Antitrust policy not only encouraged large firms to invest in internal R&D, but also occasionally promoted technology diffusion. A leading example is the 1956 consent decree against the Bell System, one of the most significant antitrust rulings in U.S. history (Watzinger et al., 2017). The decree forced Bell to license all its existing patents royalty-free to all American firms. Thus, in 1956, 7,820 patents  (or 1.3% of all unexpired U.S. patents) became freely available. Most of these patents covered technologies that had been developed by Bell Labs, the research subsidiary of the Bell System.

Compulsory licensing substantially increased follow-on innovation building on Bell patents. Using patent citations, Watzinger et al. (2017) estimate an average increase in follow-on innovation of 14 percent. This effect was highly heterogeneous. In the telecommunications sector, where Bell kept using exclusionary practices, there was no significant increase. However, outside of the telecommunications sector, follow-on innovation blossomed (a 21% increase). The increase in follow-on innovation was driven by young and small companies, and more than compensated Bell\’s reduced incentives to innovate. In an in-depth case study, Watzinger et al. demonstrate that the decree accelerated the diffusion of the transistor technology, one of the most important technologies of the twentieth century.

This view that the consent decree was decisive for U.S. post-World War II innovation, particularly by spurring the creation of whole industries, is shared by many observers. As Gordon Moore, the cofounder of Intel, notes: \”[o]ne of the most important developments for the commercial semiconductor industry (…) was the antitrust suit led against [the Bell System] in 1949 (…) which allowed the merchant semiconductor industry \\to really get started\” in the United States (…) [T]here is a direct connection between the liberal licensing policies of Bell Labs and people such as Gordon Teal leaving Bell Labs to start Texas Instruments and William Shockley doing the same thing to start, with the support of Beckman Instruments, Shockley Semiconductor in Palo Alto. This (…) started the growth of Silicon Valley\” (Wessner (2001, p.86) as quoted in Watzinger et al. (2017)).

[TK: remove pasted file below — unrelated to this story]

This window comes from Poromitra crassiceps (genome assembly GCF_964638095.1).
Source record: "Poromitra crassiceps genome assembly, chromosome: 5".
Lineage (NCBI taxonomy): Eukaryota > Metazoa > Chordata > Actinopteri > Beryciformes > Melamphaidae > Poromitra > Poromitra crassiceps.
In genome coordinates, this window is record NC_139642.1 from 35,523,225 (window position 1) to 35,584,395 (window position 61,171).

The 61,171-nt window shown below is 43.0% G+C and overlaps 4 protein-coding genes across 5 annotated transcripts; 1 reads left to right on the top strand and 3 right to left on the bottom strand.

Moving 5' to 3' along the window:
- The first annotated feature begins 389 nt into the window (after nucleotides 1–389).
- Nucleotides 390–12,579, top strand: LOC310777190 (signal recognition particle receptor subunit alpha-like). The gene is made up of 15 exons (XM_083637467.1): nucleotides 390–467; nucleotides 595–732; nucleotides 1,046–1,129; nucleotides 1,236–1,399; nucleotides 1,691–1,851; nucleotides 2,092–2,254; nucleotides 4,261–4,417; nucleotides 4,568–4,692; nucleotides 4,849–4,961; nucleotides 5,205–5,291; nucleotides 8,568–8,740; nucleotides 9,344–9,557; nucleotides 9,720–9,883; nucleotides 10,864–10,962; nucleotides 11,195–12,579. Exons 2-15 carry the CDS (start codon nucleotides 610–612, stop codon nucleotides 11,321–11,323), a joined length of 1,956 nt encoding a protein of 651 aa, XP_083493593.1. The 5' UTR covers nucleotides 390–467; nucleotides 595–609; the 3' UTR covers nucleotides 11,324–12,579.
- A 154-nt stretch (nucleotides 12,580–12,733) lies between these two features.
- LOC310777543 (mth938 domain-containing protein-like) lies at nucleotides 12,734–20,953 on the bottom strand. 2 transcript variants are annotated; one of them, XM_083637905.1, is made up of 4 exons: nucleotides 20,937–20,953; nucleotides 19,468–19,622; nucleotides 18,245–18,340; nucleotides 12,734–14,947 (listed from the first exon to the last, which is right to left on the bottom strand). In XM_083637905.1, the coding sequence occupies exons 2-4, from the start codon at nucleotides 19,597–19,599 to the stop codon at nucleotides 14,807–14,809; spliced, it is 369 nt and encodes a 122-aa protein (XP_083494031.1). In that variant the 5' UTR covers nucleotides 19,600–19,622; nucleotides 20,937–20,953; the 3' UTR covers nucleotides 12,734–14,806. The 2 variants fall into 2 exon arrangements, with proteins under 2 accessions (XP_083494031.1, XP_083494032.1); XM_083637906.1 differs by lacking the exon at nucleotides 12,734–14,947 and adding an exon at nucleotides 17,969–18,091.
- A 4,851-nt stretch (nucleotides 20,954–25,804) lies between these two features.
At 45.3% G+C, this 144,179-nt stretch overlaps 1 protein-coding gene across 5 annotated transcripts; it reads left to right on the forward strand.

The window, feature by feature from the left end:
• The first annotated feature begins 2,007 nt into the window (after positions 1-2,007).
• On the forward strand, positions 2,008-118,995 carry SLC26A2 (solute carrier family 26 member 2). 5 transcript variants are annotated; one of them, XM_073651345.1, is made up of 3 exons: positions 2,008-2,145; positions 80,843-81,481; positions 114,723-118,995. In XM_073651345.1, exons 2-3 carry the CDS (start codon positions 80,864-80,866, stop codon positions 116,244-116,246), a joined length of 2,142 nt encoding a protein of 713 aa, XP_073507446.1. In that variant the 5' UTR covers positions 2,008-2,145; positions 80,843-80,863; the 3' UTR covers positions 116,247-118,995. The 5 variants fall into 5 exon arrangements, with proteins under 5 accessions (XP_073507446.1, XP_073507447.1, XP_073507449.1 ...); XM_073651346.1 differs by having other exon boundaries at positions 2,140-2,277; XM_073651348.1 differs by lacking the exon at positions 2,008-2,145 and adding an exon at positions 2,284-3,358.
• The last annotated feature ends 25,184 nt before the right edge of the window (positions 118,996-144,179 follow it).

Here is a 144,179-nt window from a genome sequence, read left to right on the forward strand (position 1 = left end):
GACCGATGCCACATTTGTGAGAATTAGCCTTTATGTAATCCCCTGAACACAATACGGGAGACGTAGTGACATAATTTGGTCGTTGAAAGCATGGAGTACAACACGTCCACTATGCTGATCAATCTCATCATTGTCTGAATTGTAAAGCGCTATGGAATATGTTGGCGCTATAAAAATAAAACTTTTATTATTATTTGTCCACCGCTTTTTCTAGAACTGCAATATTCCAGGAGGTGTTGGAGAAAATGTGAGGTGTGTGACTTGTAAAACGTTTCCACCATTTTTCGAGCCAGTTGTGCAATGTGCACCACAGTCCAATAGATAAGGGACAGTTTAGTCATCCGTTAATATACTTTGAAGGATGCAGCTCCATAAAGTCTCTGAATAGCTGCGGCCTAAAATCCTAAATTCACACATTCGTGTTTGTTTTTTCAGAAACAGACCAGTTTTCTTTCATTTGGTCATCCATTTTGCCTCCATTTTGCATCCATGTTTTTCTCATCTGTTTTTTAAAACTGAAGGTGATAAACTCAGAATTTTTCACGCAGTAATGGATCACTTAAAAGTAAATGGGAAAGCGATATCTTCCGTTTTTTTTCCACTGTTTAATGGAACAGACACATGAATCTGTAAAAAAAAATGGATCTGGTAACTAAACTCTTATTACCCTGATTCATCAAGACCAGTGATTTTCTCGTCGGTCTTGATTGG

Scholars such as Peter Grindley and David Teece concur: \”[AT&T\’s licensing policy shaped by antitrust policy] remains one of the most unheralded contributions to economic development possibly far exceeding the Marshall plan in terms of wealth generation it established abroad and in the United States\” (Grindley and Teece (1997) as quoted in Watzinger et al. (2017)).

Large companies will always face a temptation to extend their power in other ways: acquiring competitors, using \”patent thickets\” to block competition, or exerting political pressures. In one way or another, the goal of antitrust policy is to steer big firms away from these options, and in this way to keep big firms focused on providing consumers with desired goods and services and on continued innovation. 

Uwe Reinhardt on High US Health Care Costs

Uwe Reinhardt had the remarkable skill that even when he was discussing a subject where you felt that you already knew a lot, he offered the kinds of live-wire facts and metaphors, insights and opinions, which informed and challenged–and often entertained as well. Reinhardt died in November 2017. His final book has just been published: Priced Out: The Economic and Ethical Costs of American Health Care. For a flavor of the book and Reinhardt\’s style, the Milken Institute Review has published an excerpt from the book in the its Third Quarter 2019 issue.

Reinhardt tackles the question of explaining high US health care costs–that is, per capita US spending on health care is roughly double the average for other high-income countries. Here\’s a flavor of Reinhardt\’s  take on four possible explanations.

Possible explanation #1: US income levels are higher, and health care spending tends to rise as incomes rise. Reinhardt writes:

The figure shows that GDP per capita does indeed drive health spending systematically. But income alone leaves much unexplained. Even after adjusting the health spending data for GDP per capita (roughly, “ability to pay”), U.S. spending levels are much higher (about $2,200 higher in 2015) than would be predicted by the graph …